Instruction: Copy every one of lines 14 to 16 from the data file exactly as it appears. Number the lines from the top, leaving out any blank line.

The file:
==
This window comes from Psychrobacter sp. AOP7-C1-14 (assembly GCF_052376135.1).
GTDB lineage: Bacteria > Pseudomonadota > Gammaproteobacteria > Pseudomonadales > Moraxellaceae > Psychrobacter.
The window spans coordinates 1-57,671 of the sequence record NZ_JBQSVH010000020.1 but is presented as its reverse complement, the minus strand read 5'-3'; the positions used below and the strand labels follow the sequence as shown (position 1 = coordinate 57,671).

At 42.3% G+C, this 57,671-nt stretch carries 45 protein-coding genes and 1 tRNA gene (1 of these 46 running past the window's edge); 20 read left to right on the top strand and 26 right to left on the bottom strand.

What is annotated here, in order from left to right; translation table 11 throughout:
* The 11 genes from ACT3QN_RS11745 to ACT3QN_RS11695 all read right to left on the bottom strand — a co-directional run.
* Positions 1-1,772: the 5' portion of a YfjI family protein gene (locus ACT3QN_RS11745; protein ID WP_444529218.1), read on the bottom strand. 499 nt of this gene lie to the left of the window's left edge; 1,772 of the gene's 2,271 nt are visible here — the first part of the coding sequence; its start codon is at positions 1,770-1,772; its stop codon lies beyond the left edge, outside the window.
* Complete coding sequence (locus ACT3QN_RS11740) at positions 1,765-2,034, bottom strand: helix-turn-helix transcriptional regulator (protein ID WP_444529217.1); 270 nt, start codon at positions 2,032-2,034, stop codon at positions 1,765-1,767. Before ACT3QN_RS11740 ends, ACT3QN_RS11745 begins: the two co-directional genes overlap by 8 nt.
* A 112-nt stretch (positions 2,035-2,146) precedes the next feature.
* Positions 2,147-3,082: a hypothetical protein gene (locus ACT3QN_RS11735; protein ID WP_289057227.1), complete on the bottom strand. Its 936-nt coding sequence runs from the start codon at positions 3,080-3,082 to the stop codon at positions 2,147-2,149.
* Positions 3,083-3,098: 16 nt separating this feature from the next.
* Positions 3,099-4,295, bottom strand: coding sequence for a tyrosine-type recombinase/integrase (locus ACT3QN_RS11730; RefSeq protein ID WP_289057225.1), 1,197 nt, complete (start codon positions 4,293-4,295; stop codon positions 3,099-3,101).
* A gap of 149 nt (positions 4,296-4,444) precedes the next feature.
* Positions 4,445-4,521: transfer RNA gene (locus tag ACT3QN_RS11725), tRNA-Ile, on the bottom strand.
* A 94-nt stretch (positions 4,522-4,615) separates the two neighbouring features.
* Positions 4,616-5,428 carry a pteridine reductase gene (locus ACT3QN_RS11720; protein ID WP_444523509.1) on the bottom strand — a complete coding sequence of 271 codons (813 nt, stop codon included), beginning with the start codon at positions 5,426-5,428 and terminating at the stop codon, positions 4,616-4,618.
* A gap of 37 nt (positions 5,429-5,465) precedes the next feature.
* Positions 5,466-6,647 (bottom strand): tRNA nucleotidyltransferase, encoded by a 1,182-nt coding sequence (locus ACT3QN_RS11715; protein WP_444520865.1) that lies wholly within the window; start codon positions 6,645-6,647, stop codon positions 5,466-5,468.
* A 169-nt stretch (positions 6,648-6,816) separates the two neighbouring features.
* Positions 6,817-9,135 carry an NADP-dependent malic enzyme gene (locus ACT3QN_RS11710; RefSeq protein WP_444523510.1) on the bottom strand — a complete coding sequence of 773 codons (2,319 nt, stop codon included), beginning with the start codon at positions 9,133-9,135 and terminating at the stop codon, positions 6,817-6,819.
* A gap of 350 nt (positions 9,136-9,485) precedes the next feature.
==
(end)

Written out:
* Positions 4,445-4,521: transfer RNA gene (locus tag ACT3QN_RS11725), tRNA-Ile, on the bottom strand.
* A 94-nt stretch (positions 4,522-4,615) separates the two neighbouring features.
* Positions 4,616-5,428 carry a pteridine reductase gene (locus ACT3QN_RS11720; protein ID WP_444523509.1) on the bottom strand — a complete coding sequence of 271 codons (813 nt, stop codon included), beginning with the start codon at positions 5,426-5,428 and terminating at the stop codon, positions 4,616-4,618.